The Alamo Scouts
The Alamo Scouts — formally known as the U.S. Sixth Army Special Reconnaissance Unit — were an elite fighting force in World War II. Their mission: to go behind enemy lines. These daring men provided desperately-needed intelligence for U.S. Army special missions throughout the Pacific. They also rescued people. Prior to the mission in Cabanatuan, they liberated sixty-six Dutch POWs from captivity in New Guinea. It was no accident that when General Krueger began planning the raid on Cabanatuan, he sent for the Alamo Scouts, proven operatives who derived their name from his connection with San Antonio, Texas.
Spying on Cabanatuan
Two teams of Scouts were chosen to work the mission. The Nellist and Roundsville teams undertook reconnaissance of Cabanatuan. They gathered useful information on Japanese movements in the camp's vicinity. In fact, they confirmed USAFFE guerrilla leader Juan Pajota's intelligence — Japanese activity in the area was tremendous. They concurred that the raid should be postponed for 24 hours.
Had To Get Near the Camp
Nevertheless, they were stymied. They needed better information on the movements within the camp and they couldn't get near the camp — the surrounding fields were too flat. They were sure to be seen. Time was ticking past; the Scouts were getting frustrated. They needed more information. What could they do?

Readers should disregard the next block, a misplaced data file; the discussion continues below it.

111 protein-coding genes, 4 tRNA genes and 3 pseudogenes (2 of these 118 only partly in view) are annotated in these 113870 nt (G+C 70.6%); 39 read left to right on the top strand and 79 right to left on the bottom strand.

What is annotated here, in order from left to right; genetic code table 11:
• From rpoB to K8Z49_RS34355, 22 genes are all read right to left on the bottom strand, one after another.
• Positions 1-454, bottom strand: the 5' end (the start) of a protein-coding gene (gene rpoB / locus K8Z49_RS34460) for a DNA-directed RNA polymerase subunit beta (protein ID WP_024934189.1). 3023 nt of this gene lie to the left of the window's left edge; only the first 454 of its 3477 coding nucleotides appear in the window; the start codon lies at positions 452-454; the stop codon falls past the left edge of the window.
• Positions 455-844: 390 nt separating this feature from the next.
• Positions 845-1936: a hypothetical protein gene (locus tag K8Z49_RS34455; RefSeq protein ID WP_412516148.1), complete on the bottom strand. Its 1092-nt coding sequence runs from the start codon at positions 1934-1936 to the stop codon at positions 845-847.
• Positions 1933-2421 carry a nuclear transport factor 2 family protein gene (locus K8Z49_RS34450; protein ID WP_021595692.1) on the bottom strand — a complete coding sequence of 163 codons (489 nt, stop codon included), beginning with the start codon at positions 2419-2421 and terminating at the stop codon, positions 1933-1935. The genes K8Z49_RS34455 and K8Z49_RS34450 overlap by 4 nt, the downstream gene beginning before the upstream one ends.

A Shack With a View
Lieutenant Bill Nellist hatched a plan. He reasoned that although it was impossible to get near the camp, they could spy on the camp from a higher outpost. He had spotted an abandoned shack that just might be able to provide the vantage. It was risky, but he decided that he and Rufo Vaquilar, a Filipino-American Alamo Scout, would dress up as Filipino villagers and attempt to gain access to the hut.
Spies in Straw Hats
The plan worked. Nellist and Vaquilar donned straw hats and farmer costumes; they sallied for the shack. Nellist couldn't have been more pleased. The view was extraordinary; they could see right into the compound. For two hours they made notes, detailing the major features of the camp and the best routes for the Rangers. Then they heard a strange noise -- three more Alamo Scouts had come to join them. These daring young men had crawled on their bellies, approaching the shack from the rear. Nellist gave them his report and ordered them to get it to Ranger commander Henry Mucci, on the double.
The Right Information
The information was a godsend. The Rangers completed their plan. That evening the raid began. The Scouts helped evacuate the prisoners. Then they stayed behind, helping with casualties and surveying the area for any retaliatory movements. By February 2, they made their way back to base camp. According to the diary of Alamo Scout Gilbert Cox, they finally found themselves "enjoying life and waiting for the next job."
Like the Rangers, the Alamo Scouts received Silver and Bronze stars for their heroic efforts at Cabanatuan.